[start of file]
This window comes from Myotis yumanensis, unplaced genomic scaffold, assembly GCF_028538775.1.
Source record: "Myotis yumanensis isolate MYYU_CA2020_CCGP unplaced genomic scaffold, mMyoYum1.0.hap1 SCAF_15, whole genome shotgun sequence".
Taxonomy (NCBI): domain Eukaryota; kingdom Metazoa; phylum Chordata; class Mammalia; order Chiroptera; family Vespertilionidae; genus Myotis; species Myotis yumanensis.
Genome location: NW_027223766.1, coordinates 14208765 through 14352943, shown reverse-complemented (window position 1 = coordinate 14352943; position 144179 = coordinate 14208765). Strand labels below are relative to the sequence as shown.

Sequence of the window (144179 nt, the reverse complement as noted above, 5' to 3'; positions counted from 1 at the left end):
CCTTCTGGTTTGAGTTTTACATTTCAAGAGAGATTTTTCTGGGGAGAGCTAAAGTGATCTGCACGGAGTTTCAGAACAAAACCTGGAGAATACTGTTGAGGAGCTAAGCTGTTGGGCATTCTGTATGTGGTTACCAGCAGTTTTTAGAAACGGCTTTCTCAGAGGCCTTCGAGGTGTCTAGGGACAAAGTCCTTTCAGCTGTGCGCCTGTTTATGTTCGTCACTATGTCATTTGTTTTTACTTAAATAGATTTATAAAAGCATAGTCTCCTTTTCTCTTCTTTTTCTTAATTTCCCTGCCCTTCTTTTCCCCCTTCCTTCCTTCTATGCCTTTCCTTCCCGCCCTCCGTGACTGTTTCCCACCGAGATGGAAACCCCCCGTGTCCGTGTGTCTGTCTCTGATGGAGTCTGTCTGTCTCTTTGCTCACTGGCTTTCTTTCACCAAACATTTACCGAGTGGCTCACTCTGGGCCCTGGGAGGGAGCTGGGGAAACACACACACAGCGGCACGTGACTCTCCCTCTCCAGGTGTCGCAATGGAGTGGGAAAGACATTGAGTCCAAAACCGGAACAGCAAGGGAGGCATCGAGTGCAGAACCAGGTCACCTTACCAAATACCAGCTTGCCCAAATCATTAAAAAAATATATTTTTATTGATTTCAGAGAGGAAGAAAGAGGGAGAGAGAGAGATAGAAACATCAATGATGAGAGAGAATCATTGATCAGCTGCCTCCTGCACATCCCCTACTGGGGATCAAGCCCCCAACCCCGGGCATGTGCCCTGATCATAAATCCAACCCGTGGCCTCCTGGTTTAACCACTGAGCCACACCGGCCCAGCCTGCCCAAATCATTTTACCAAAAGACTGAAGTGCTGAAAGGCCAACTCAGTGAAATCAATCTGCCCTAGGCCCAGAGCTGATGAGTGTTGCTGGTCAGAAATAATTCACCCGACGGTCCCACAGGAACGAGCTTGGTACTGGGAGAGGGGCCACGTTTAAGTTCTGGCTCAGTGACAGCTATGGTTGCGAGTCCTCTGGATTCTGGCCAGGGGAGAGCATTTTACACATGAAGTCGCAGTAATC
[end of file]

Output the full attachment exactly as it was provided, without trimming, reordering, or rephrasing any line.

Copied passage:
This window comes from Myotis yumanensis, unplaced genomic scaffold, assembly GCF_028538775.1.
Source record: "Myotis yumanensis isolate MYYU_CA2020_CCGP unplaced genomic scaffold, mMyoYum1.0.hap1 SCAF_15, whole genome shotgun sequence".
Taxonomy (NCBI): domain Eukaryota; kingdom Metazoa; phylum Chordata; class Mammalia; order Chiroptera; family Vespertilionidae; genus Myotis; species Myotis yumanensis.
Genome location: NW_027223766.1, coordinates 14208765 through 14352943, shown reverse-complemented (window position 1 = coordinate 14352943; position 144179 = coordinate 14208765). Strand labels below are relative to the sequence as shown.

Sequence of the window (144179 nt, the reverse complement as noted above, 5' to 3'; positions counted from 1 at the left end):
CCTTCTGGTTTGAGTTTTACATTTCAAGAGAGATTTTTCTGGGGAGAGCTAAAGTGATCTGCACGGAGTTTCAGAACAAAACCTGGAGAATACTGTTGAGGAGCTAAGCTGTTGGGCATTCTGTATGTGGTTACCAGCAGTTTTTAGAAACGGCTTTCTCAGAGGCCTTCGAGGTGTCTAGGGACAAAGTCCTTTCAGCTGTGCGCCTGTTTATGTTCGTCACTATGTCATTTGTTTTTACTTAAATAGATTTATAAAAGCATAGTCTCCTTTTCTCTTCTTTTTCTTAATTTCCCTGCCCTTCTTTTCCCCCTTCCTTCCTTCTATGCCTTTCCTTCCCGCCCTCCGTGACTGTTTCCCACCGAGATGGAAACCCCCCGTGTCCGTGTGTCTGTCTCTGATGGAGTCTGTCTGTCTCTTTGCTCACTGGCTTTCTTTCACCAAACATTTACCGAGTGGCTCACTCTGGGCCCTGGGAGGGAGCTGGGGAAACACACACACAGCGGCACGTGACTCTCCCTCTCCAGGTGTCGCAATGGAGTGGGAAAGACATTGAGTCCAAAACCGGAACAGCAAGGGAGGCATCGAGTGCAGAACCAGGTCACCTTACCAAATACCAGCTTGCCCAAATCATTAAAAAAATATATTTTTATTGATTTCAGAGAGGAAGAAAGAGGGAGAGAGAGAGATAGAAACATCAATGATGAGAGAGAATCATTGATCAGCTGCCTCCTGCACATCCCCTACTGGGGATCAAGCCCCCAACCCCGGGCATGTGCCCTGATCATAAATCCAACCCGTGGCCTCCTGGTTTAACCACTGAGCCACACCGGCCCAGCCTGCCCAAATCATTTTACCAAAAGACTGAAGTGCTGAAAGGCCAACTCAGTGAAATCAATCTGCCCTAGGCCCAGAGCTGATGAGTGTTGCTGGTCAGAAATAATTCACCCGACGGTCCCACAGGAACGAGCTTGGTACTGGGAGAGGGGCCACGTTTAAGTTCTGGCTCAGTGACAGCTATGGTTGCGAGTCCTCTGGATTCTGGCCAGGGGAGAGCATTTTACACATGAAGTCGCAGTAATC